of their buddies back to start, they win!
Financial Fishing
This activity requires a table with cookie boxes and a divider that girls can drape a “fishing pole”. The girls
start by fishing for cookie money by draping a pole, attached with a string and paper clip, over a divider
(decorate and paint as you wish). On the other side of the divider, a volunteer will place paper money onto
the paper clip and give a slight tug. Once the girl has her money, she will take it off the pole and advance to
the next part of this activity.
In the second portion of this activity, the girls purchase
cookies with their money. They can purchase as many
cookies as they wish, as long as they have enough
money from the previous round for the cookies. This
exercise helps them count money, practice
communicating and feel what the Cookie Sale is like
from the customer’s view. Once they have made their
purchase, they move to the third part of this activity.
In the third part, the girls play the role of the Cookie
Seller. Girls move to the other side of the table and sell
the cookies to the next girl in line that is coming to
purchase them. By replacing the cookies they just
purchased, they are restocking their cookie supply.
This activity allows the girls to get customer service
experience as well as learn how to make change.
Volunteers should be stationed nearby to help girls
through all sections of this activity.
Original Girl Scout Cookie
This is the first published recipe for Girl Scout® cookies. It was printed in July, 1922.
1 cup butter or substitute
2 eggs
1 cup sugar
2 tablespoons of milk
1 teaspoon of vanilla
2 cups of flour
2 teaspoons of baking powder
Cream butter and sugar together, add well beaten eggs, then milk, flavoring, flour and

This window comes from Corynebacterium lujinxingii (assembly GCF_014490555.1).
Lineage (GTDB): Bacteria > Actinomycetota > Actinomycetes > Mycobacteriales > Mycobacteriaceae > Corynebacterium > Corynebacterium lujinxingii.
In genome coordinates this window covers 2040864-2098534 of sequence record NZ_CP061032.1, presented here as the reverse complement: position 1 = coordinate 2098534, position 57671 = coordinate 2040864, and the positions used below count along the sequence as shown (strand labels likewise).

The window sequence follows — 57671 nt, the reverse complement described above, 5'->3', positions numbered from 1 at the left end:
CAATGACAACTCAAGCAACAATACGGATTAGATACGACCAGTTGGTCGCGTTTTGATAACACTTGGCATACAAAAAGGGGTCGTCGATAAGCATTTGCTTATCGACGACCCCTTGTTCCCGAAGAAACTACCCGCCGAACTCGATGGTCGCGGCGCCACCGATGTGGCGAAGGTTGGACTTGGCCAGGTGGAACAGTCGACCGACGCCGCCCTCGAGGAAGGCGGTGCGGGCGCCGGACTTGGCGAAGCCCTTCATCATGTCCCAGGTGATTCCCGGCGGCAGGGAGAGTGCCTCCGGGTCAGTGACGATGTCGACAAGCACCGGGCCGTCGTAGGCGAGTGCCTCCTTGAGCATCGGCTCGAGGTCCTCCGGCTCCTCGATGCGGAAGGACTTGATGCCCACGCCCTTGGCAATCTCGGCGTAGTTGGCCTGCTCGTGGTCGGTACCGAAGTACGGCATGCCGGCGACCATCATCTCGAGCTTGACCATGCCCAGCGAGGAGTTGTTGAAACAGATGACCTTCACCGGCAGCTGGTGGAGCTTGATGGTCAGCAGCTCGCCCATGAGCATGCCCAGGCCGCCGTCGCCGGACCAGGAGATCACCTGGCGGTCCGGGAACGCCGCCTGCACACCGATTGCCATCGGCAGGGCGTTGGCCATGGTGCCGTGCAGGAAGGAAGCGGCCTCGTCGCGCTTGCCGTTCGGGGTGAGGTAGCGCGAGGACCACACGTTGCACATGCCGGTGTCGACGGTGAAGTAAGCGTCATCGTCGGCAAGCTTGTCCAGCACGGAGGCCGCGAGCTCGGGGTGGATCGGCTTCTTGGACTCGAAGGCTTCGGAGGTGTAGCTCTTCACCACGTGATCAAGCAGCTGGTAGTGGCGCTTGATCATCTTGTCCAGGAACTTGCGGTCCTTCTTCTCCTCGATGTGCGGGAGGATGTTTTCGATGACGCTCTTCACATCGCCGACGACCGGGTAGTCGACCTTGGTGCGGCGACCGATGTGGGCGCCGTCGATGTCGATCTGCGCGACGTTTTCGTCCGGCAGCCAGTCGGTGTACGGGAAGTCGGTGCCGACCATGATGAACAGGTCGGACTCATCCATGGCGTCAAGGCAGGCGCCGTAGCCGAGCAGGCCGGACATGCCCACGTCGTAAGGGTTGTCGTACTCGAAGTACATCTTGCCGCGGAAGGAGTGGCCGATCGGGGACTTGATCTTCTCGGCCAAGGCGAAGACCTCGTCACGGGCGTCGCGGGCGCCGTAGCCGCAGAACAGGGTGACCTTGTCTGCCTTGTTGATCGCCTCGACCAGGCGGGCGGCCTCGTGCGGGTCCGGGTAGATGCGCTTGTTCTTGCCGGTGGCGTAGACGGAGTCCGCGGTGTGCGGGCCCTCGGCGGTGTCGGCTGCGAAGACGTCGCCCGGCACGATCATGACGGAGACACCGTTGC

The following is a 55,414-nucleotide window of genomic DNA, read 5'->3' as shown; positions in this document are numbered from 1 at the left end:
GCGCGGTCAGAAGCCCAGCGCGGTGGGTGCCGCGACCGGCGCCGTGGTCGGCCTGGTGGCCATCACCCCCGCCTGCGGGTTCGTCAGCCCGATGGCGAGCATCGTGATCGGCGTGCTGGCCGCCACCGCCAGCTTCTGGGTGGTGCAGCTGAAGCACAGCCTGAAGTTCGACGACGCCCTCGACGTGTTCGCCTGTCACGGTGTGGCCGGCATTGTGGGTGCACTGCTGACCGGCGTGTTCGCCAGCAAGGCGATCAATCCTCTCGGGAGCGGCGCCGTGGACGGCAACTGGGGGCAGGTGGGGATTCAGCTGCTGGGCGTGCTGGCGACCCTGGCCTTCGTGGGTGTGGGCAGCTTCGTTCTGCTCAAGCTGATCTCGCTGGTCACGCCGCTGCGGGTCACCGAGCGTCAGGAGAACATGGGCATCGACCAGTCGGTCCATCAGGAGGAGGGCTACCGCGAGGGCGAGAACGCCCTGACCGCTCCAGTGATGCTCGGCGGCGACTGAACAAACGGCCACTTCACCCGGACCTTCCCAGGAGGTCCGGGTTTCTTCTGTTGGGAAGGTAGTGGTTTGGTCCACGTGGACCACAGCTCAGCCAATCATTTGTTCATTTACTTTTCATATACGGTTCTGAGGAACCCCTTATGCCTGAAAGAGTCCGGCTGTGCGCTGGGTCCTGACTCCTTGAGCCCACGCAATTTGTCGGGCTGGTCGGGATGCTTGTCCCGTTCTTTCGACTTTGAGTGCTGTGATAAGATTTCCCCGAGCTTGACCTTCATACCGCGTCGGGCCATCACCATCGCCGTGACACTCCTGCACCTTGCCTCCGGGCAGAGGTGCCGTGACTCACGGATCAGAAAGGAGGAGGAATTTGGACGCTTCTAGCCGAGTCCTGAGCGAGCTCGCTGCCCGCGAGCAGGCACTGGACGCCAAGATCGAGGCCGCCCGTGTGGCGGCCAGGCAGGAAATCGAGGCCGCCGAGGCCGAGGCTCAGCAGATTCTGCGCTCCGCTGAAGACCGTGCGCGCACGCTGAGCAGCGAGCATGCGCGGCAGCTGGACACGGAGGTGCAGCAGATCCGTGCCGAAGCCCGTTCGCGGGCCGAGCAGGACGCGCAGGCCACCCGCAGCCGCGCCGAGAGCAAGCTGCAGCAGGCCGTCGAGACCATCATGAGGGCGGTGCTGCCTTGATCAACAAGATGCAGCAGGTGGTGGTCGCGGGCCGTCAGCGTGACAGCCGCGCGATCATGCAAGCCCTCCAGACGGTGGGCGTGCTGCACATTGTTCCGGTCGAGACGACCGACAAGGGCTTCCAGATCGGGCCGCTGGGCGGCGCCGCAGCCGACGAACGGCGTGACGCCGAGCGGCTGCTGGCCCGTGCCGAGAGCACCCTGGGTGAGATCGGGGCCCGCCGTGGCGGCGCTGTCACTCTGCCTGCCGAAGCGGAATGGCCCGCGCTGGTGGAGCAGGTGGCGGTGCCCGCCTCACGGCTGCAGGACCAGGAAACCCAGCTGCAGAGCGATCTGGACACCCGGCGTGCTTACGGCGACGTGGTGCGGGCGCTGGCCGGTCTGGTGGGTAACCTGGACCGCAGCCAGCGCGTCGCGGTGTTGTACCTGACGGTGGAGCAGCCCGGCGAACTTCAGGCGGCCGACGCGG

baking powder. Roll thin, cut into desired shape and sprinkle sugar on top. Bake in a
350 degree oven for 8 minutes or until golden brown.
Thin Mints Cookie Bark
1 box of Thin Mints, crushed
2 packages of white chocolate chips or almond bark
Line a large baking sheet pan with tin foil or wax paper. Put chocolate chips or almond bark in a bowl and heat in
microwave until thoroughly melted, stirring every 30-60 seconds. Once melted, stir in crushed Thin Mints and pour
mixture onto lined baking sheet. Place in freezer or refrigerator and allow to set. Once bark is cooled and firm to the
touch, break into pieces and enjoy!
Mini Peanut Butter Patties Trifles
Yield: 4 mini trifles
4 ounces cream cheese, softened
2 tablespoons heavy cream
1/2 cup creamy peanut butter
10 Peanut Butter Patties, chopped
1/2 cup plus 1 tablespoon confectioners’ sugar
fudge sauce (store bought or homemade)
1/4 teaspoon pure vanilla extract
1/2 cup heavy cream plus 1 tablespoon confectioners’ sugar, whipped
In the bowl of a stand mixer fitted with the whisk attachment or in a large bowl using an electric mixer, beat cream
cheese, peanut butter, confectioners’ sugar, vanilla and heavy cream until thoroughly combined and fluffy; about 3
minutes. To assemble, place approximately 1 chopped Peanut Butter Patties cookie into the bottom of each mini
parfait glass. Pipe or spoon in a layer of peanut butter mousse. Add a layer of chocolate fudge sauce and repeat
layers . Top with whipped cream and finish with chopped Peanut Butter Patties. Note: These trifles are best served
the day they are made.
Caramel deLites Truffles
Yield: 18 truffles
1 box of Caramel deLites
1/2 bag of semi-sweet chocolate chips
1 cup quick cooking oats